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Managers can develop a companywide risk perspective by anchoring their discussions in strategic planning, the one integrative process that most well-run companies already have. For example, Infosys, the Indian IT services company, generates risk discussions from the Balanced Scorecard, its management tool for strategy measurement and communication.
In looking at the goal and the performance metrics together, management realized that its strategy had introduced a new risk factor: client default. Infosys began to monitor the credit default swap rate of every large client as a leading indicator of the likelihood of default. To take another example, consider Volkswagen do Brasil subsequently abbreviated as VW , the Brazilian subsidiary of the German carmaker. For each objective on the map, the group identifies the risk events that could cause VW to fall short of that objective.
The team then generates a Risk Event Card for each risk on the map, listing the practical effects of the event on operations, the probability of occurrence, leading indicators, and potential actions for mitigation. It also identifies who has primary accountability for managing the risk. VW do Brasil uses risk event cards to assess its strategy risks.
VW do Brasil summarizes its strategy risks on a Risk Report Card organized by strategic objectives excerpt below. Managers can see at a glance how many of the identified risks for each objective are critical and require attention or mitigation. Managers can also monitor progress on risk management across the company.
Beyond introducing a systematic process for identifying and mitigating strategy risks, companies also need a risk oversight structure. Infosys uses a dual structure: a central risk team that identifies general strategy risks and establishes central policy, and specialized functional teams that design and monitor policies and controls in consultation with local business teams. The decentralized teams have the authority and expertise to help the business lines respond to threats and changes in their risk profiles, escalating only the exceptions to the central risk team for review.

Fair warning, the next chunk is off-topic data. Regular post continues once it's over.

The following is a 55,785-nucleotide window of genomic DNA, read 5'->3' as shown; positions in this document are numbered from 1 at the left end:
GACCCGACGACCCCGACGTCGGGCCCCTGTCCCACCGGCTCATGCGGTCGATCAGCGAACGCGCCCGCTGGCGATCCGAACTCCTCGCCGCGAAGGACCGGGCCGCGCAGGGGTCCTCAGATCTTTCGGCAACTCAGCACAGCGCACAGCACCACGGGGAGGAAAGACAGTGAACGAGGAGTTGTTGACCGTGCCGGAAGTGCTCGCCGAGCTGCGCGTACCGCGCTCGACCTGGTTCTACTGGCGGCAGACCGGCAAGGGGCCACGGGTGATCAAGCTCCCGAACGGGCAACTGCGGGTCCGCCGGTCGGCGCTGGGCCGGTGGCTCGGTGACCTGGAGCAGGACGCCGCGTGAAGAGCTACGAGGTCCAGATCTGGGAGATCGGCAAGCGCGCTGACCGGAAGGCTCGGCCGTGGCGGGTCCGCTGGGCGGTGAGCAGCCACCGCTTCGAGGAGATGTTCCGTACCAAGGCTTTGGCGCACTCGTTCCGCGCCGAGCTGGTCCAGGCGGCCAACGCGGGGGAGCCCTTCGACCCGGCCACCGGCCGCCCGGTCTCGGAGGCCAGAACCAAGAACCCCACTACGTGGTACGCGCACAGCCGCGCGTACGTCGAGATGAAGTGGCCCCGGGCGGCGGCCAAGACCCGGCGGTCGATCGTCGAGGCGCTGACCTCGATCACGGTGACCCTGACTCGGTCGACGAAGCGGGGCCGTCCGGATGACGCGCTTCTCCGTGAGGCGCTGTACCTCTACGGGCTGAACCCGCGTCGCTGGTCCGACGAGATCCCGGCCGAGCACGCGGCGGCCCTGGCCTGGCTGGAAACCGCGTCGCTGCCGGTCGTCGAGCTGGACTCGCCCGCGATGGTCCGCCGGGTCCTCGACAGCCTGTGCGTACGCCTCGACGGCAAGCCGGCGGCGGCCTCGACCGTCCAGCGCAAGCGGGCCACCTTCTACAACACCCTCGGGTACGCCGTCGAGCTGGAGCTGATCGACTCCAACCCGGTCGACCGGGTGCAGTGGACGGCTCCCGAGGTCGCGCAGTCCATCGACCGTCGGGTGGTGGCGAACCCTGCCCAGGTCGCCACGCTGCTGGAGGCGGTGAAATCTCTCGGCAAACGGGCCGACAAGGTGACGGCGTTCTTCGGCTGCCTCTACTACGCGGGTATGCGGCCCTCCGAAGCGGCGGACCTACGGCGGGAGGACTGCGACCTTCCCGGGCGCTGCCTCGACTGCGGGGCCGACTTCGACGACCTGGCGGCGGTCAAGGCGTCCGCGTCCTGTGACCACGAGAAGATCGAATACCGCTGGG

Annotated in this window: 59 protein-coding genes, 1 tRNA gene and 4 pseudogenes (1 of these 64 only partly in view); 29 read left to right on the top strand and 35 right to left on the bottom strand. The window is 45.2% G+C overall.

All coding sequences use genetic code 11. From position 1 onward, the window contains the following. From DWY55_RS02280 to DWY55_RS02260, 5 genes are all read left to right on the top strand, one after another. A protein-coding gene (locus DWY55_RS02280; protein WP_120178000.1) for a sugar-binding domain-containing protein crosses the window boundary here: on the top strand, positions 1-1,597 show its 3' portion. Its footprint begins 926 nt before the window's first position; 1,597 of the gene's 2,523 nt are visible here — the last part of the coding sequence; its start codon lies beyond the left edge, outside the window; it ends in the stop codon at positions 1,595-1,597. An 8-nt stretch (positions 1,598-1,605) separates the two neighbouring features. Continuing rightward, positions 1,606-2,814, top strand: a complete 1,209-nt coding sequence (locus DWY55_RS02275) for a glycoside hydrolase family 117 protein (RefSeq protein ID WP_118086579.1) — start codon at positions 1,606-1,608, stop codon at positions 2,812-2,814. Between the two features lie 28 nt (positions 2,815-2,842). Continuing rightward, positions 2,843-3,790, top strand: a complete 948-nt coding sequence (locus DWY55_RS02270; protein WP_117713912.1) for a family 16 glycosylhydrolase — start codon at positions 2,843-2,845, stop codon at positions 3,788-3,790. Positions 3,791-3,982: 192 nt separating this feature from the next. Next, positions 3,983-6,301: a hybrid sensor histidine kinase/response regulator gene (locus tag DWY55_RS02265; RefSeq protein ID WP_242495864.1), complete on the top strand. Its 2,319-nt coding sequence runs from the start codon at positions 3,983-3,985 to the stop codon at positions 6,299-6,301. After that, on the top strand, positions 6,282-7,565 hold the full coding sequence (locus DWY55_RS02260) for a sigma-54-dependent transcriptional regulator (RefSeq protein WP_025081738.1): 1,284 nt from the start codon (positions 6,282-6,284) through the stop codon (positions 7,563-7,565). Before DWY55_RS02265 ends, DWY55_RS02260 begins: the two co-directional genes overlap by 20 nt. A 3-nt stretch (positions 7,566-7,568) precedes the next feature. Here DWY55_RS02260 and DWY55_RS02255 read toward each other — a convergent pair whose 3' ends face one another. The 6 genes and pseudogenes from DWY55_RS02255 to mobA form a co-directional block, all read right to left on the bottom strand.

For example, if a client relationship manager wants to give a longer credit period to a company whose credit risk parameters are high, the functional risk manager can send the case to the central team for review. These examples show that the size and scope of the risk function are not dictated by the size of the organization. Hydro One, a large company, has a relatively small risk group to generate risk awareness and communication throughout the firm and to advise the executive team on risk-based resource allocations. By contrast, relatively small companies or units, such as JPL or JP Morgan Private Bank, need multiple project-level review boards or teams of embedded risk managers to apply domain expertise to assess the risk of business decisions.
And Infosys, a large company with broad operational and strategic scope, requires a strong centralized risk-management function as well as dispersed risk managers who support local business decisions and facilitate the exchange of information with the centralized risk group. External risks, the third category of risk, cannot typically be reduced or avoided through the approaches used for managing preventable and strategy risks.
Some external risk events are sufficiently imminent that managers can manage them as they do their strategy risks. For example, during the economic slowdown after the global financial crisis, Infosys identified a new risk related to its objective of developing a global workforce: an upsurge in protectionism, which could lead to tight restrictions on work visas and permits for foreign nationals in several OECD countries where Infosys had large client engagements.
Infosys therefore put in place recruiting and retention policies that mitigate the consequences of this external risk event. Most external risk events, however, require a different analytic approach either because their probability of occurrence is very low or because managers find it difficult to envision them during their normal strategy processes.